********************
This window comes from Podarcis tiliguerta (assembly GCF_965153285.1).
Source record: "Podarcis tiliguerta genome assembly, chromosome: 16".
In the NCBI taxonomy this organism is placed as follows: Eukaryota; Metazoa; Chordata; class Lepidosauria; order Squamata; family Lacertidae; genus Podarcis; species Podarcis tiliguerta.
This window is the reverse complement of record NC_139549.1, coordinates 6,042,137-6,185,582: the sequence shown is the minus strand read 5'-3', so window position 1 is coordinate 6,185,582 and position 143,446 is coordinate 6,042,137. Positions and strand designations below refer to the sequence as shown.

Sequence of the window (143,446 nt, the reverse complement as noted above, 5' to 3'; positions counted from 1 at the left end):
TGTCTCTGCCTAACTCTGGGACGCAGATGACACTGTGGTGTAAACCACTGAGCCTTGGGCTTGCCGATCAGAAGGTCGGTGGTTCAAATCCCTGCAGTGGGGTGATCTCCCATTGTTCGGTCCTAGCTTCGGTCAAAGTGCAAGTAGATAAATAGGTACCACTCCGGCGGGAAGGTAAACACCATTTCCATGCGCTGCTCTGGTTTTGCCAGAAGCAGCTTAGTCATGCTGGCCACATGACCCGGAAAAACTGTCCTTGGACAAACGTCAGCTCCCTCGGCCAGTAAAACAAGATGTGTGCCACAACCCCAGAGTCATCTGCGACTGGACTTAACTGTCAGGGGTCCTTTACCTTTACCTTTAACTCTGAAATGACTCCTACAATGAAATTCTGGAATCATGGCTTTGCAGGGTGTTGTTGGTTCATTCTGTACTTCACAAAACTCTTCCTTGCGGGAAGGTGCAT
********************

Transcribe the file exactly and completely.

This window comes from Podarcis tiliguerta (assembly GCF_965153285.1).
Source record: "Podarcis tiliguerta genome assembly, chromosome: 16".
In the NCBI taxonomy this organism is placed as follows: Eukaryota; Metazoa; Chordata; class Lepidosauria; order Squamata; family Lacertidae; genus Podarcis; species Podarcis tiliguerta.
This window is the reverse complement of record NC_139549.1, coordinates 6,042,137-6,185,582: the sequence shown is the minus strand read 5'-3', so window position 1 is coordinate 6,185,582 and position 143,446 is coordinate 6,042,137. Positions and strand designations below refer to the sequence as shown.

Sequence of the window (143,446 nt, the reverse complement as noted above, 5' to 3'; positions counted from 1 at the left end):
TGTCTCTGCCTAACTCTGGGACGCAGATGACACTGTGGTGTAAACCACTGAGCCTTGGGCTTGCCGATCAGAAGGTCGGTGGTTCAAATCCCTGCAGTGGGGTGATCTCCCATTGTTCGGTCCTAGCTTCGGTCAAAGTGCAAGTAGATAAATAGGTACCACTCCGGCGGGAAGGTAAACACCATTTCCATGCGCTGCTCTGGTTTTGCCAGAAGCAGCTTAGTCATGCTGGCCACATGACCCGGAAAAACTGTCCTTGGACAAACGTCAGCTCCCTCGGCCAGTAAAACAAGATGTGTGCCACAACCCCAGAGTCATCTGCGACTGGACTTAACTGTCAGGGGTCCTTTACCTTTACCTTTAACTCTGAAATGACTCCTACAATGAAATTCTGGAATCATGGCTTTGCAGGGTGTTGTTGGTTCATTCTGTACTTCACAAAACTCTTCCTTGCGGGAAGGTGCAT